JAMES HILTON

FROM INFORMATION RECEIVED

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RGL e-Book Cover 2014©

ILLUSTRATED BY GEORGE HOWE

First published in Collier's Weekly, December 3, 1938
Added to RGL May 22, 2014



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THE coffee, hot rolls and honey at Basel railway station restaurant at six in the morning are as good a stimulus to conversation as any I know—better, because more clarifying, than the most garrulous smoke-room night­cap. At six in the morning the things you say are apt to be worth saying, or else you do not say them; and at a public breakfast table the people you talk to are worth the effort, or you do not have to make it. And Basel, also, seems contrived by nature and the Swiss State Railways for the special purpose of enabling chance travelers to meet, talk long enough, and separate. The great transcontinental trains arrive about half past five, there is a brief skirmish with the customs officials, and by six the smell of coffee and rolls soothes even the most cantankerous early riser.

There were two others at my table—a man and a woman—strangers to each other as well as to me. I never knew their names, but we soon discovered a common affection for Austria, and that led naturally to talk of recent events. The man was either English or American and had been Viennese correspond­ent for a newspaper until his views had made it more comfortable to leave. He was very bitter about the whole busi­ness. The woman was middle-aged, with a clever face and somehow an air of talking to men from their own side of the fence that was at first disconcerting and then oddly persuasive. She spoke excellent English with a slight accent, was less bitter, but more calmly cynical than the journalist.

"Human nature is pretty much the same everywhere," she was saying. "Now that the battle's won and the shouting's ended there's a sort of hush all over Vienna, but if you put your ear to the ground you can hear a scratching noise—it's caused by a million totalitarians doing the most individualistic thing in the world: intriguing and plotting and palm-greasing for the best jobs. Every man who ever wore a swastika badge when the police weren't looking, or who says he ever did, expects his reward in the shape of a nice cozy government job with an office, a secretary, and a bulging brief-case. And there just aren't enough of such jobs to go round. Turning swords into plowshares is hard enough, but it's saner, economically, than turning swords into typewriters...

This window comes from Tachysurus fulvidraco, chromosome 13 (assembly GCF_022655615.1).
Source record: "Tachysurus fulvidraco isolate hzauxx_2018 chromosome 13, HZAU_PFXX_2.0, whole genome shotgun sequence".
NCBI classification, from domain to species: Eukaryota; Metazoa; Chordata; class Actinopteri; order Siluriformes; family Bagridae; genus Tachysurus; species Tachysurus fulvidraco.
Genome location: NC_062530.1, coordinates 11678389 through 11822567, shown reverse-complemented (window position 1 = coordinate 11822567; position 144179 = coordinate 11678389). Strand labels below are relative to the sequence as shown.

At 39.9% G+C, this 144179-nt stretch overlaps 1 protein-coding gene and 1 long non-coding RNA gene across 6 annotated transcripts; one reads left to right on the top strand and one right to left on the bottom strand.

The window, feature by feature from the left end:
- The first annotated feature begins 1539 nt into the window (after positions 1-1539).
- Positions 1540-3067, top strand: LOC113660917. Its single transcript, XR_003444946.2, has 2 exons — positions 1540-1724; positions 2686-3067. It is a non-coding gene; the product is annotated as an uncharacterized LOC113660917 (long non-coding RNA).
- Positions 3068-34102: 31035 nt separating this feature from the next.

"And believe me, in this scramble for desks the Austrian Nazis don't love the German Nazis any more than the boss's nephew. Jobs... jobs... jobs... that's what they're all after. A hundred thousand unemployed Viennese students and university graduates worked for Hitler because they believed he could give them a chance of being what they were trained to be—doctors, teachers, civil servants, and so on. Decent boys, most of them..."

"You wouldn't call them decent if you'd seen them behave as I have," said the journalist.

"I mean decent individually," she answered. "As a mob, of course, just pitiless. But then, so are most mobs."

I remarked, with the idea of easing the argument, that I hadn't been in Austria for several years and that the only Austrian Nazi I remembered was a young fellow named Kurt Bruckner, whom I had met at a Salzburg dinner party during the festival. "My hostess assured me he was a very dangerous agitator and wanted by the police. Personally I found him charming and intelligent."